“…The Nominating Committee shall make as many nominations for election to the Board of Directors as it shall in its discretion determine, but not less than the number of vacancies that are to be filled. Such nominations may be made from among Members or non-Members…”

Those Bylaws call for the board to establish a Nomination Committee to nominate candidates for board seats that are up for election. The Nomination Committee must nominate at least the number of candidates to fill the number of seats up for election, but they can nominate as many candidates as they desire.

Question: Does that mean that only the candidates the Committee nominates can run for the board?

Answer: In my opinion, the answer is no, because these Bylaws also allow nominations to be made from the floor at the annual meeting of the Members.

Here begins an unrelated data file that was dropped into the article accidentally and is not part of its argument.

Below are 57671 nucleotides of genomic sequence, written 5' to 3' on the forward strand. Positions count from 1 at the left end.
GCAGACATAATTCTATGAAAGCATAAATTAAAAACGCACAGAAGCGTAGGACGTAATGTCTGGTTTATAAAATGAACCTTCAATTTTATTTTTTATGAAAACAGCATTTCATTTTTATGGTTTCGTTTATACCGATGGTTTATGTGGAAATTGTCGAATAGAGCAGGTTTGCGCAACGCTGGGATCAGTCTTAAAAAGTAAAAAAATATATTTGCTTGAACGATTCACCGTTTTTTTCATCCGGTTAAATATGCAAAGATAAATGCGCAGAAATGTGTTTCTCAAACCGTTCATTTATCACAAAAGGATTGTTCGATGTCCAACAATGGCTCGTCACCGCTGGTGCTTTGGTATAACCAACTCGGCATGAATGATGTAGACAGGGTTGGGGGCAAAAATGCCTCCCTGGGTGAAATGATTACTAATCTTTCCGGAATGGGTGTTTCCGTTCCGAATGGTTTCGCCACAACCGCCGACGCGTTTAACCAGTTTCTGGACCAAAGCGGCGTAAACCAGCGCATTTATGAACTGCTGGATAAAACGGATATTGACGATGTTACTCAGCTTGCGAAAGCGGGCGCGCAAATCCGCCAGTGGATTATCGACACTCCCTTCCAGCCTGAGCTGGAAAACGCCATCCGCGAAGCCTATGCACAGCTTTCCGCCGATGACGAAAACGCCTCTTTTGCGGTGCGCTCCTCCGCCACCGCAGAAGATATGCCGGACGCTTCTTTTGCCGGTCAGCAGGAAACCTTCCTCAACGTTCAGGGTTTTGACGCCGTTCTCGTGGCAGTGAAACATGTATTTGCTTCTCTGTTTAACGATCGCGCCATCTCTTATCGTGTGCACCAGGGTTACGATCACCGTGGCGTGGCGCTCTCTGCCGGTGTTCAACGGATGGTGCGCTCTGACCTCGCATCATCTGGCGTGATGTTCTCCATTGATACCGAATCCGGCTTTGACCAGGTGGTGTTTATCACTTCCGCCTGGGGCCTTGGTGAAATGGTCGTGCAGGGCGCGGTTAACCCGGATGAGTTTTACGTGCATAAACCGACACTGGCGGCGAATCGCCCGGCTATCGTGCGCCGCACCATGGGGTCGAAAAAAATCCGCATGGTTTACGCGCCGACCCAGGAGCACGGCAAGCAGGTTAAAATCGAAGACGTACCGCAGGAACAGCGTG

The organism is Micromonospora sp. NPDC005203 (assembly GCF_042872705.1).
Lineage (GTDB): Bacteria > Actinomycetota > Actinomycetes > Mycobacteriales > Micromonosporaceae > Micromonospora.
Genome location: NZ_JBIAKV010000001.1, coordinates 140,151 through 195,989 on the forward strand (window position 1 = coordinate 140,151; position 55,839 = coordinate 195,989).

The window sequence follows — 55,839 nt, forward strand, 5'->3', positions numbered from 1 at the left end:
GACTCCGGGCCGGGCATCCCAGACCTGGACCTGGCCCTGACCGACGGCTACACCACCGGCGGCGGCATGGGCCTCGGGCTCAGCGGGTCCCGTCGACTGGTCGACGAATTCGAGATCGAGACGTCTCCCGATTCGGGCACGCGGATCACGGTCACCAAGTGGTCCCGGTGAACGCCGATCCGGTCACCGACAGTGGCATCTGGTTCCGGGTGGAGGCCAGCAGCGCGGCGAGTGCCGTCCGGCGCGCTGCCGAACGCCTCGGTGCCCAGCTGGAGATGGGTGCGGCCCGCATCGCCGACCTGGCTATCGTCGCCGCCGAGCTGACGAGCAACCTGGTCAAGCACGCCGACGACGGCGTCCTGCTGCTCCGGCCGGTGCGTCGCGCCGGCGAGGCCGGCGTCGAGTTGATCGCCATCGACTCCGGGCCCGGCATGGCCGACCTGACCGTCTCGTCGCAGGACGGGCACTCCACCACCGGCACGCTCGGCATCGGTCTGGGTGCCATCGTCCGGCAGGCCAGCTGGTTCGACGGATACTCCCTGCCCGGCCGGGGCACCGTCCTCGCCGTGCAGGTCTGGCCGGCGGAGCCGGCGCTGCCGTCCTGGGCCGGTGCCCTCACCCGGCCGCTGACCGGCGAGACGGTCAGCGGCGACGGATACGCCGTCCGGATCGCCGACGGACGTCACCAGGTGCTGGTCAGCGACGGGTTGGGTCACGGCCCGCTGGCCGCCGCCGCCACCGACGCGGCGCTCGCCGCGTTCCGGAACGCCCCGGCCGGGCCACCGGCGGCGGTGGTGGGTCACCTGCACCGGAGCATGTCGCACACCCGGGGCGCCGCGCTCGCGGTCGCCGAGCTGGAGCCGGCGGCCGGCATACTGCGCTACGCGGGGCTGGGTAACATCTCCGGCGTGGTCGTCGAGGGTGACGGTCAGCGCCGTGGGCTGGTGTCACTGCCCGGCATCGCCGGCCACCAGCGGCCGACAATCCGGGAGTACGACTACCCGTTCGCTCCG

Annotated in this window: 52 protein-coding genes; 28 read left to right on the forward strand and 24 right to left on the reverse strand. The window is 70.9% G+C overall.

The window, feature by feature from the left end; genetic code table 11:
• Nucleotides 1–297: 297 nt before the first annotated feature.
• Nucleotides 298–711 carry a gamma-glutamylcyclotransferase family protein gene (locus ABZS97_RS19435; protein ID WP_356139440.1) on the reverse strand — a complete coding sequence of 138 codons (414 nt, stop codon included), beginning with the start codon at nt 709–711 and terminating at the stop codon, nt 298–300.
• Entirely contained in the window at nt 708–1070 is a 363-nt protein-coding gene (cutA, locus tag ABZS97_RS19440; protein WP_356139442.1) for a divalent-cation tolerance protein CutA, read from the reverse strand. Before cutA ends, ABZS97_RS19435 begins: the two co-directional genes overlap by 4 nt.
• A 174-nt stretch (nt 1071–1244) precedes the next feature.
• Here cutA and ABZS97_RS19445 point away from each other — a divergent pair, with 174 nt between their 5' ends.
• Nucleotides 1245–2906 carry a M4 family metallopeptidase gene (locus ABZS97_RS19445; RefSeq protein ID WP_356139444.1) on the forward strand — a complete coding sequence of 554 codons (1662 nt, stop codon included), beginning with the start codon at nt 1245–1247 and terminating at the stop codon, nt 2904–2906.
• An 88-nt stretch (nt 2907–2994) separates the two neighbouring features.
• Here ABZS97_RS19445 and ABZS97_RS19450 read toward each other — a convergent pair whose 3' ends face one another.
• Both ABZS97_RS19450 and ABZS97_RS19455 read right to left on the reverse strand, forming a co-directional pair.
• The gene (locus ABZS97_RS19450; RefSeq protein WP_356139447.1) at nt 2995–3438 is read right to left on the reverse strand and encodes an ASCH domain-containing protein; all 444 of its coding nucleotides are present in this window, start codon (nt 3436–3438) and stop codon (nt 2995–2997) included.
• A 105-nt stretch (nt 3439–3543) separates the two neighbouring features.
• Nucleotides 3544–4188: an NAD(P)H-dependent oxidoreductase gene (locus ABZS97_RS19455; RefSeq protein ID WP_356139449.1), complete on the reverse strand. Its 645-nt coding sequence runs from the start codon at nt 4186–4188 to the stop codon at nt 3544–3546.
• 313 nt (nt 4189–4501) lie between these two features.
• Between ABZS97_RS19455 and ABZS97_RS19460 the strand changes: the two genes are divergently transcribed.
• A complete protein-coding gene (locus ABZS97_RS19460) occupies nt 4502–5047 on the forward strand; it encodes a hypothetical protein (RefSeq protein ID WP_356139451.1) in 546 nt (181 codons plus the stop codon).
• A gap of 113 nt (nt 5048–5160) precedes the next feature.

HOA Nomination Committee, What Does it Do?

Answer:  I believe the purpose is to locate people willing to run for election to serve on the board. However, if the Bylaws list qualifications, the Nominating Committee need to determine if the candidates meet those qualifications.

California HOA law doesn’t allow nomination committees. Many other associations have stopped using those committees.

In this blog site, I offer my layperson interpretation of the law and governing documents. All board members should have a working knowledge of the planned community laws and association’s governing documents. Then they can make proper decisions without an attorney present at every meeting,.

The laws are written so the layperson can understand and apply them. However, if there are differing opinions among directors, then it’s time to get a professional opinion.

Jonathan Olcott of” Phil Brown and Jonathan Olcott” law firm generously provided the statement below. The statement is for information purposes only, and should not be taken to be a legal opinion. Jonathan stated:

“This is a challenging question. The statute below (ARS 10-3802) can be persuasively interpreted to mean that qualifications can only be in the Articles or bylaws.